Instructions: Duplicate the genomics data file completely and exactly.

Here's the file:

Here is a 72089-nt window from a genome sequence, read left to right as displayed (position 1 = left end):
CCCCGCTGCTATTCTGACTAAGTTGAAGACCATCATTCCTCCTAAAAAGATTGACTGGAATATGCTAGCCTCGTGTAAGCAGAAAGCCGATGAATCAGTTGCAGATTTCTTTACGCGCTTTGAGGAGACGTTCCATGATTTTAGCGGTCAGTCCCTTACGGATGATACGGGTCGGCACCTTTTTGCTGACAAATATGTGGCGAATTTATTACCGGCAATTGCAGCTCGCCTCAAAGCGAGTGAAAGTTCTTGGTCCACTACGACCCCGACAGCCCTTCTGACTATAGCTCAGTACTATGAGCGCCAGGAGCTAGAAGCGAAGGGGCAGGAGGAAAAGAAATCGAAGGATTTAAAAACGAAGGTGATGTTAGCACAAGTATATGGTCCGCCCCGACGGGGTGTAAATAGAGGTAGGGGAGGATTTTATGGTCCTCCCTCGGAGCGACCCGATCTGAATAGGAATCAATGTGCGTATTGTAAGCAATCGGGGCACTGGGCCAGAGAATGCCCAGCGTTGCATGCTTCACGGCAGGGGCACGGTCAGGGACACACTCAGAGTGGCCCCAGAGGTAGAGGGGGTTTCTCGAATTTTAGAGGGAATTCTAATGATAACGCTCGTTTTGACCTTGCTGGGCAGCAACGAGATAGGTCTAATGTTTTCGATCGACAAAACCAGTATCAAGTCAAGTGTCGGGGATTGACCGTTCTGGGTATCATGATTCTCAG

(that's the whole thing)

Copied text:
Here is a 72089-nt window from a genome sequence, read left to right as displayed (position 1 = left end):
CCCCGCTGCTATTCTGACTAAGTTGAAGACCATCATTCCTCCTAAAAAGATTGACTGGAATATGCTAGCCTCGTGTAAGCAGAAAGCCGATGAATCAGTTGCAGATTTCTTTACGCGCTTTGAGGAGACGTTCCATGATTTTAGCGGTCAGTCCCTTACGGATGATACGGGTCGGCACCTTTTTGCTGACAAATATGTGGCGAATTTATTACCGGCAATTGCAGCTCGCCTCAAAGCGAGTGAAAGTTCTTGGTCCACTACGACCCCGACAGCCCTTCTGACTATAGCTCAGTACTATGAGCGCCAGGAGCTAGAAGCGAAGGGGCAGGAGGAAAAGAAATCGAAGGATTTAAAAACGAAGGTGATGTTAGCACAAGTATATGGTCCGCCCCGACGGGGTGTAAATAGAGGTAGGGGAGGATTTTATGGTCCTCCCTCGGAGCGACCCGATCTGAATAGGAATCAATGTGCGTATTGTAAGCAATCGGGGCACTGGGCCAGAGAATGCCCAGCGTTGCATGCTTCACGGCAGGGGCACGGTCAGGGACACACTCAGAGTGGCCCCAGAGGTAGAGGGGGTTTCTCGAATTTTAGAGGGAATTCTAATGATAACGCTCGTTTTGACCTTGCTGGGCAGCAACGAGATAGGTCTAATGTTTTCGATCGACAAAACCAGTATCAAGTCAAGTGTCGGGGATTGACCGTTCTGGGTATCATGATTCTCAG